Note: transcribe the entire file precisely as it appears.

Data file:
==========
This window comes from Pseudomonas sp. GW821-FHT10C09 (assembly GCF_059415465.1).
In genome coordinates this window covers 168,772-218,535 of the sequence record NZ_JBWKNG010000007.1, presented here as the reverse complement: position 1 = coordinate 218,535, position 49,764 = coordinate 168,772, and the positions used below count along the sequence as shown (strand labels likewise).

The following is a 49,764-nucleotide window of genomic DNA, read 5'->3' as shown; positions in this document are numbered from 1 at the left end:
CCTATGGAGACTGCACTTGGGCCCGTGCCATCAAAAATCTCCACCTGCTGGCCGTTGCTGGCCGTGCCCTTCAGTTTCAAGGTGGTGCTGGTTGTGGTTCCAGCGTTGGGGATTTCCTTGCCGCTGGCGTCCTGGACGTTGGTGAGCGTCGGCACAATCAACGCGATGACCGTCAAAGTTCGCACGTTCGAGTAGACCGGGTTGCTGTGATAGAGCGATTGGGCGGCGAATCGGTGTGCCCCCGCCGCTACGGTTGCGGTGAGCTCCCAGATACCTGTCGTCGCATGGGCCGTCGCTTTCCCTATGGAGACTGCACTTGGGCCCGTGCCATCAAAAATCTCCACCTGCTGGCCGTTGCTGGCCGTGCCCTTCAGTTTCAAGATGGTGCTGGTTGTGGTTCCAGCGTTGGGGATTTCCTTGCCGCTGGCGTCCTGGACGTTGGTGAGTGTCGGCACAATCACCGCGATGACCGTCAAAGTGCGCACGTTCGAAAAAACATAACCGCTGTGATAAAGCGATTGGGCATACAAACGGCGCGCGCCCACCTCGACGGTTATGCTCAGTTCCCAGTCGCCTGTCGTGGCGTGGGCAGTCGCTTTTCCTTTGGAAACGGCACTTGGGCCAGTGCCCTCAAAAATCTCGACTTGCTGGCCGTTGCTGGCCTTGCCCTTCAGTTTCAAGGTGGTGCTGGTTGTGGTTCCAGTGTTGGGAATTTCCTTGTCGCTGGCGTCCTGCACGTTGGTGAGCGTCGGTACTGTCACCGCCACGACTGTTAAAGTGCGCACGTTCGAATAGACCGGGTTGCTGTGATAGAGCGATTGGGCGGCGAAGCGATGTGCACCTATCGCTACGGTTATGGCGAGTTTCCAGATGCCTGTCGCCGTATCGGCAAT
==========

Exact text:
This window comes from Pseudomonas sp. GW821-FHT10C09 (assembly GCF_059415465.1).
In genome coordinates this window covers 168,772-218,535 of the sequence record NZ_JBWKNG010000007.1, presented here as the reverse complement: position 1 = coordinate 218,535, position 49,764 = coordinate 168,772, and the positions used below count along the sequence as shown (strand labels likewise).

The following is a 49,764-nucleotide window of genomic DNA, read 5'->3' as shown; positions in this document are numbered from 1 at the left end:
CCTATGGAGACTGCACTTGGGCCCGTGCCATCAAAAATCTCCACCTGCTGGCCGTTGCTGGCCGTGCCCTTCAGTTTCAAGGTGGTGCTGGTTGTGGTTCCAGCGTTGGGGATTTCCTTGCCGCTGGCGTCCTGGACGTTGGTGAGCGTCGGCACAATCAACGCGATGACCGTCAAAGTTCGCACGTTCGAGTAGACCGGGTTGCTGTGATAGAGCGATTGGGCGGCGAATCGGTGTGCCCCCGCCGCTACGGTTGCGGTGAGCTCCCAGATACCTGTCGTCGCATGGGCCGTCGCTTTCCCTATGGAGACTGCACTTGGGCCCGTGCCATCAAAAATCTCCACCTGCTGGCCGTTGCTGGCCGTGCCCTTCAGTTTCAAGATGGTGCTGGTTGTGGTTCCAGCGTTGGGGATTTCCTTGCCGCTGGCGTCCTGGACGTTGGTGAGTGTCGGCACAATCACCGCGATGACCGTCAAAGTGCGCACGTTCGAAAAAACATAACCGCTGTGATAAAGCGATTGGGCATACAAACGGCGCGCGCCCACCTCGACGGTTATGCTCAGTTCCCAGTCGCCTGTCGTGGCGTGGGCAGTCGCTTTTCCTTTGGAAACGGCACTTGGGCCAGTGCCCTCAAAAATCTCGACTTGCTGGCCGTTGCTGGCCTTGCCCTTCAGTTTCAAGGTGGTGCTGGTTGTGGTTCCAGTGTTGGGAATTTCCTTGTCGCTGGCGTCCTGCACGTTGGTGAGCGTCGGTACTGTCACCGCCACGACTGTTAAAGTGCGCACGTTCGAATAGACCGGGTTGCTGTGATAGAGCGATTGGGCGGCGAAGCGATGTGCACCTATCGCTACGGTTATGGCGAGTTTCCAGATGCCTGTCGCCGTATCGGCAAT